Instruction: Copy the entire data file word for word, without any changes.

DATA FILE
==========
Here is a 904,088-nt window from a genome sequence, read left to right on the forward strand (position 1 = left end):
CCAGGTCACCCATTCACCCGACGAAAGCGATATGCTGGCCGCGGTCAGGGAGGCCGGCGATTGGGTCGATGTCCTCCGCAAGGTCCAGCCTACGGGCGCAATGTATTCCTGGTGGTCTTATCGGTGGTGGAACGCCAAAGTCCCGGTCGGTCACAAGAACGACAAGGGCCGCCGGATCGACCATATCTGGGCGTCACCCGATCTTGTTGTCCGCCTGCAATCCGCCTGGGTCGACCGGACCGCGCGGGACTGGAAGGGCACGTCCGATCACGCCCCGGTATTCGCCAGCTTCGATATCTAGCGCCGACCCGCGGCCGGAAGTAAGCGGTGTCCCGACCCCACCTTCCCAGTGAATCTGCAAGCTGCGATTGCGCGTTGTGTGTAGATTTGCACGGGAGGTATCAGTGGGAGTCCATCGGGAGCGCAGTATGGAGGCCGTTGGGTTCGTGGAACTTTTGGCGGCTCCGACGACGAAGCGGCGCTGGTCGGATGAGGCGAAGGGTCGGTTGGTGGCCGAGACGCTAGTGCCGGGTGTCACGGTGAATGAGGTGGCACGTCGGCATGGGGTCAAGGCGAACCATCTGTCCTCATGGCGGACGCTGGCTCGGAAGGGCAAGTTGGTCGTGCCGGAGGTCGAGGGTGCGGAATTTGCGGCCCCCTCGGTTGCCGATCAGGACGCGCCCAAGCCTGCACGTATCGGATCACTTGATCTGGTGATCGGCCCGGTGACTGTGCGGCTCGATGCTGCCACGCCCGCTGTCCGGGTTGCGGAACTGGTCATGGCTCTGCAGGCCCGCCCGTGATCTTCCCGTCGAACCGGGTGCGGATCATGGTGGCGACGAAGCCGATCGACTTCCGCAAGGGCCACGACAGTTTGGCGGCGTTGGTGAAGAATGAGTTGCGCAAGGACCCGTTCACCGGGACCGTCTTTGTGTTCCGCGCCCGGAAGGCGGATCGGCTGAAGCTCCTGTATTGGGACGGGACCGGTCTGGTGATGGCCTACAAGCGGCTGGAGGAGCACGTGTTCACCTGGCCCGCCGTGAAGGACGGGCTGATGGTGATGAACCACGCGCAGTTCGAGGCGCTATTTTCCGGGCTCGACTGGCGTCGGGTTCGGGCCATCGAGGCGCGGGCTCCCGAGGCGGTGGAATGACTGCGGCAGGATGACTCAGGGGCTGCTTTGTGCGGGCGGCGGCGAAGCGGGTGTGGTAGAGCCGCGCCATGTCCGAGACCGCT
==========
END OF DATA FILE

Here is a 904,088-nt window from a genome sequence, read left to right on the forward strand (position 1 = left end):
CCAGGTCACCCATTCACCCGACGAAAGCGATATGCTGGCCGCGGTCAGGGAGGCCGGCGATTGGGTCGATGTCCTCCGCAAGGTCCAGCCTACGGGCGCAATGTATTCCTGGTGGTCTTATCGGTGGTGGAACGCCAAAGTCCCGGTCGGTCACAAGAACGACAAGGGCCGCCGGATCGACCATATCTGGGCGTCACCCGATCTTGTTGTCCGCCTGCAATCCGCCTGGGTCGACCGGACCGCGCGGGACTGGAAGGGCACGTCCGATCACGCCCCGGTATTCGCCAGCTTCGATATCTAGCGCCGACCCGCGGCCGGAAGTAAGCGGTGTCCCGACCCCACCTTCCCAGTGAATCTGCAAGCTGCGATTGCGCGTTGTGTGTAGATTTGCACGGGAGGTATCAGTGGGAGTCCATCGGGAGCGCAGTATGGAGGCCGTTGGGTTCGTGGAACTTTTGGCGGCTCCGACGACGAAGCGGCGCTGGTCGGATGAGGCGAAGGGTCGGTTGGTGGCCGAGACGCTAGTGCCGGGTGTCACGGTGAATGAGGTGGCACGTCGGCATGGGGTCAAGGCGAACCATCTGTCCTCATGGCGGACGCTGGCTCGGAAGGGCAAGTTGGTCGTGCCGGAGGTCGAGGGTGCGGAATTTGCGGCCCCCTCGGTTGCCGATCAGGACGCGCCCAAGCCTGCACGTATCGGATCACTTGATCTGGTGATCGGCCCGGTGACTGTGCGGCTCGATGCTGCCACGCCCGCTGTCCGGGTTGCGGAACTGGTCATGGCTCTGCAGGCCCGCCCGTGATCTTCCCGTCGAACCGGGTGCGGATCATGGTGGCGACGAAGCCGATCGACTTCCGCAAGGGCCACGACAGTTTGGCGGCGTTGGTGAAGAATGAGTTGCGCAAGGACCCGTTCACCGGGACCGTCTTTGTGTTCCGCGCCCGGAAGGCGGATCGGCTGAAGCTCCTGTATTGGGACGGGACCGGTCTGGTGATGGCCTACAAGCGGCTGGAGGAGCACGTGTTCACCTGGCCCGCCGTGAAGGACGGGCTGATGGTGATGAACCACGCGCAGTTCGAGGCGCTATTTTCCGGGCTCGACTGGCGTCGGGTTCGGGCCATCGAGGCGCGGGCTCCCGAGGCGGTGGAATGACTGCGGCAGGATGACTCAGGGGCTGCTTTGTGCGGGCGGCGGCGAAGCGGGTGTGGTAGAGCCGCGCCATGTCCGAGACCGCT